• Randy and I took a short vacation to Maui during our Spring Break. It was a great time to get away and not even think about school. (I didn't bring my computer.) Randy was there for a hearing so I joined him the next morning, my golf clubs in tow. I truly enjoyed playing at two new courses I had not had the privilege to play at previously, but it was certainly a challenge. I felt like a beginner because it was so unfamiliar. It's sort of like our kids and learning. We give them worksheets that are familiar then test them. They do okay, but when we give them something new and different, they struggle. If I wanted to become a better golfer, I would learn how to play at different courses rather than going to the same course each week. Likewise, if we want students to be better readers or mathematicians, we should present them with problem-solving activities or project-based learning. They may struggle, but applying what they've learned to a relevant, real-world situation leads to a higher level of thinking. Isn't that what education should be?
  • Our school has been implementing interdisciplinary units for over a decade. We are moving toward project-based learning, and it's been a struggle. So we decided to use a real-life problem that would give teachers and students an opportunity to experience PBL first-hand . Now that our school construction project will be completed later this year, we should be getting new playground equipment.  We're asking students for ideas so we can come up with a proposal to our Department. Students have been asking questions, doing research, and sharing their ideas of what they would like to see in the playground. I am impressed with their ideas and their questions and especially with their enthusiasm! Some classes have even asked whether we can extend the time for recess and whether they can suggest changes to the whole field. We never think to ask students for their ideas; it is evident that even kindergarteners have creative ideas! Since this is PBL and sharing is part of the process, we plan to share our students' ideas with the Department and have conversations about recess, schedules, and the best way to utilize the fields. Check out #hkesplay on Twitter. We just started this hashtag and hope that teachers and students will add to the discussion!
  • Earlier this school year, we held a Super STEM Saturday for Girls Only. This past Saturday, we hosted our Super STEM Saturday for Boys. The observation we had made that girls and boys approach problems differently was clearly evident. It reminded me of a book I read a few years ago, Play Like a Man; Win Like a Woman by Gail Evans.  There is a difference between girls and boys when they are confronted with a problem. Girls are more methodical; they think of their idea then share with someone else. They agree on a plan and then implement that idea. Boys, on the other hand, just do . . . without really thinking of the consequences. I watched a group of boys collaborating on building a bridge with planks, bricks, boxes, and other available materials. Teams would have to drive a remote control over it without falling into the hot lava.  The boys were supposed to work as a team, draw up their design and then discuss and come to a consensus. The volunteer tried to get them to do that, but I notice that the boys preferred to just start building! When the volunteer asked, "Do you think you can get the remote control car to go up that hill?" the boys replied, "Let's try it! We can always change it if it doesn't work!" I also noticed that some of the boys were so absorbed in building their bridge with popsicle sticks; some stayed at that activity for over an hour and they kept making revisions until it worked. And competition is what drove the boys. Even if there was no prize, they wanted to have the longest bridge or float the most pennies or design a spaghetti/marshmallow bridge that held the most weight before breaking. We didn't see that with the girls. Super STEM Saturday was a success for both the girls and the boys! This is an activity we plan to continue in the coming years.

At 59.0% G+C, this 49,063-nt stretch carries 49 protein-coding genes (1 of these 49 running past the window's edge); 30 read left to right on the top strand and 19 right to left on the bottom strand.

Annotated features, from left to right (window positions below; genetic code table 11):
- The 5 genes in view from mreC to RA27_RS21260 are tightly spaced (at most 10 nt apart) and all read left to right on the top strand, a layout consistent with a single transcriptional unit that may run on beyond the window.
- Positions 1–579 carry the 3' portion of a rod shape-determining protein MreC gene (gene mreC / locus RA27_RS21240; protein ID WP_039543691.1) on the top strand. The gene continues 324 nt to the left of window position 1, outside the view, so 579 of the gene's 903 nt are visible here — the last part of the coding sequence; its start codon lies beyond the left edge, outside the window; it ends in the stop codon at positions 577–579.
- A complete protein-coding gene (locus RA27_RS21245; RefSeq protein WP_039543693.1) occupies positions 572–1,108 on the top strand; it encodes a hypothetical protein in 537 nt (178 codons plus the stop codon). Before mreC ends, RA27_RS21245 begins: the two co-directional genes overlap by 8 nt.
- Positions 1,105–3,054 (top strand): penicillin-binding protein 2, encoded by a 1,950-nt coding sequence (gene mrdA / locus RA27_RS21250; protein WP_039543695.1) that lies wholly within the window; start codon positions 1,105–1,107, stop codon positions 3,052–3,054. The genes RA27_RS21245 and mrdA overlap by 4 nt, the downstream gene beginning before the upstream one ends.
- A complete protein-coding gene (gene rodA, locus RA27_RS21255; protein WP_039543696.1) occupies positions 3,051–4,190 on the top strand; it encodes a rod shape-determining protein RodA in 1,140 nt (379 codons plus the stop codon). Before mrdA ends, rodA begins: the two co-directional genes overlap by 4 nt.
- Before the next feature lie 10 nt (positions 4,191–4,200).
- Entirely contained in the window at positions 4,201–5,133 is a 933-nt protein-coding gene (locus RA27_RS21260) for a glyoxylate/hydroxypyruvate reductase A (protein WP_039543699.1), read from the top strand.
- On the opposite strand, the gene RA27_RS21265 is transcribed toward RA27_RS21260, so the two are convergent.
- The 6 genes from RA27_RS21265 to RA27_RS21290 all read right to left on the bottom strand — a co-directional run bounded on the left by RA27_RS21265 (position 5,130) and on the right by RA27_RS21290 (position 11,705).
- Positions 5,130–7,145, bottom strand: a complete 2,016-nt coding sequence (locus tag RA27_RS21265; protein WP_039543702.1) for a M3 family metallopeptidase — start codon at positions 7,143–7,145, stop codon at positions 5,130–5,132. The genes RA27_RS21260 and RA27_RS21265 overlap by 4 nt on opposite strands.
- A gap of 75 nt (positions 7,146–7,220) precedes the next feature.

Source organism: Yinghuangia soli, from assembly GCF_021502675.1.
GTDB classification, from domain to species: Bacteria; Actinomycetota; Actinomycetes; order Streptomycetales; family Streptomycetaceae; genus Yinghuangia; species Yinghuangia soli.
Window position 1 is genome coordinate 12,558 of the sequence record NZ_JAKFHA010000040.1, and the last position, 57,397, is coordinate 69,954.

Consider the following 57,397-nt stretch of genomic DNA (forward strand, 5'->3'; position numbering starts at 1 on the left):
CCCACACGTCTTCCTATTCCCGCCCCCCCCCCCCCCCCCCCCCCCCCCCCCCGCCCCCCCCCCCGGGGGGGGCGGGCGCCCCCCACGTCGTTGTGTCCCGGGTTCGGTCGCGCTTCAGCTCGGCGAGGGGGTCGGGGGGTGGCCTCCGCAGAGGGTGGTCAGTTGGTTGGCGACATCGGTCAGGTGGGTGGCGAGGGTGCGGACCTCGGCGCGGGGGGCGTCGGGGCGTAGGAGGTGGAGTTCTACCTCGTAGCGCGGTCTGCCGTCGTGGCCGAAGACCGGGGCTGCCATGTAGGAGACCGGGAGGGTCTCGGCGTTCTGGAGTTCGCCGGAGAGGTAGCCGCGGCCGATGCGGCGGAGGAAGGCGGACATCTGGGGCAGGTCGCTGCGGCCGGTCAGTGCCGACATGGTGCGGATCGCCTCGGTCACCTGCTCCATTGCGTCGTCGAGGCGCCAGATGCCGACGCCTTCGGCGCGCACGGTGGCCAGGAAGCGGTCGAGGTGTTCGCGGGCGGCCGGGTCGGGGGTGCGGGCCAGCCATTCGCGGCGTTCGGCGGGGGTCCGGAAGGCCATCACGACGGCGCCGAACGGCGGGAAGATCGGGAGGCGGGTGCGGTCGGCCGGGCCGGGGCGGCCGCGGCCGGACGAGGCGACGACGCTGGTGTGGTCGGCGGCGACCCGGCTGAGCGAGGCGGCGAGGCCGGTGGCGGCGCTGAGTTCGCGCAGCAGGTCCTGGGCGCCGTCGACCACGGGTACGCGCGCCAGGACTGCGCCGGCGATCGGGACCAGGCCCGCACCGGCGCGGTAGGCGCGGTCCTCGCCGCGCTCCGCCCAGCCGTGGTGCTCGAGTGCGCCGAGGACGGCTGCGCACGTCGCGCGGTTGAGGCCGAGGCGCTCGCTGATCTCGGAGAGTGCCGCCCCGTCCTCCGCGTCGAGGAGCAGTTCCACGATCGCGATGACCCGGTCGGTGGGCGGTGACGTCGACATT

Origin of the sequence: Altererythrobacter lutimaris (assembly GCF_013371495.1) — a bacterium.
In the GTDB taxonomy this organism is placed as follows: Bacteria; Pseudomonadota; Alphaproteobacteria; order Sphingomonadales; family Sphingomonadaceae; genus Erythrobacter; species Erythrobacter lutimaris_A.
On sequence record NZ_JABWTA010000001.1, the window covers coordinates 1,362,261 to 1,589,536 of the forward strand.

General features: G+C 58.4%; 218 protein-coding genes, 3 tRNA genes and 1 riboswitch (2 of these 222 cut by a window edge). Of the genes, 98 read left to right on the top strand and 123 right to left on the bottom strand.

This team collaborated to build a bridge that would go over hot lava. Collaborating is a crucial element of STEM. 
These are some of the boys who showed up for the STEM Saturday for Boys.
We were competing with sports, Scouting, and family events so boys and parents were allowed to come for part of the day if they could not stay for the full 3 hours.
Whew! I feel better now that this blog post is done!